Skip to Navigation

George* had a new neighbour and they became quite chummy, sharing the odd meal together and helping each other out from time to time. It’s fair to say that George considered his neighbour a friend.

Answering a ring on his doorbell one morning George was initially pleased to see his neighbour, who was holding a bucket. Imagine George’s surprise when the contents of the bucket – cold and dirty water containing who-knows-what – were thrown over him.

The neighbour retreated leaving George shocked, wet and upset. George withdrew, dried and changed himself, and puzzled over what had happened. Always a tolerant type, he reflected that the neighbour must me having a bad day and decided to put the incident behind him. When they next met, George, though cautious, never mentioned it and acted pretty much as he always had.

A few days later the bucket incident was repeated. Once again, paragon that he was, George dried himself, changed, made allowances, and got on with life. The same scenario was repeated several times. He’d hear the doorbell, answer it, and suffer once again the same indignity. Always his reaction was the same, and he’d explain away the neighbour’s behaviour.

How long was it, do you think, before George decided not to open the door?

Disclaimer

* All characters appearing in this post are fictitious. Any resemblance to real persons, living or dead, is purely coincidental.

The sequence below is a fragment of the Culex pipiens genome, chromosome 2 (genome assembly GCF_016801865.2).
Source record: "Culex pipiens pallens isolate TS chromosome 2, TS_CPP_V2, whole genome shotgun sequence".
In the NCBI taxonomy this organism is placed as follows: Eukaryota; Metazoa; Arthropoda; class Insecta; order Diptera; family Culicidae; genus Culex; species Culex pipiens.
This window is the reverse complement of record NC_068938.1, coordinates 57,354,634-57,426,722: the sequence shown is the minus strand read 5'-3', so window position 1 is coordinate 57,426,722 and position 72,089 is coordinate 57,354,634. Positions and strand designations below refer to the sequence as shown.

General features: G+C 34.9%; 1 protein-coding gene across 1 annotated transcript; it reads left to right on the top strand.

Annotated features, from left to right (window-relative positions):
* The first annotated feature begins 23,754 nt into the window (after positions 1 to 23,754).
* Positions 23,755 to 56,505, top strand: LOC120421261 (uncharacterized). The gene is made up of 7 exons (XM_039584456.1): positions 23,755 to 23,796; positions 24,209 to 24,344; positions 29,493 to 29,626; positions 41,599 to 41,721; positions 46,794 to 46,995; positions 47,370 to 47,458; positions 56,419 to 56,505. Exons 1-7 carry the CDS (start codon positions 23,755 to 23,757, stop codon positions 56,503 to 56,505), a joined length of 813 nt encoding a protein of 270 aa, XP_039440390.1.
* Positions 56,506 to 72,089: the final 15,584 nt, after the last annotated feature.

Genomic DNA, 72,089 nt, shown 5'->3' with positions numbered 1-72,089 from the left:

3 Responses to “The Story of George”

  1. Aaah! The punchline! I’d not considered that. The power of a metaphor should never be undermined with an explanation from the author. Maybe someone else can add to the story.

     

What do you think? Share your thoughts...

Latest from the blog

Have a Chewbacca Moment, It’s Friday!

It’s Friday, a day for Love. (The name Friday comes from the Old English Frīġedæġ, meaning the “day of Frige”, a result of an old convention associating the Old English goddess Frigg with the Roman goddess Venus – Wikipedia). It may be a tenuous link, but I needed to find a way of sharing Candace […]

Continue reading

Power Labels and Cop-Outs

When someone says, “It’s a power thing”, or “Power corrupts”… they are not providing a useful summary, they are telling you that they haven’t thought it through and are not likely to.

Continue reading
FREE DOWNLOAD - Get it now.

How to be more Resilient

Get my super-helpful guide '9 Steps to Resilience' absolutely FREE, when you subscribe to my newsletter.

Understand the steps to resilience and you can develop the ability to cope with problems and setbacks with less stress and more confidence.
close-link
%d bloggers like this: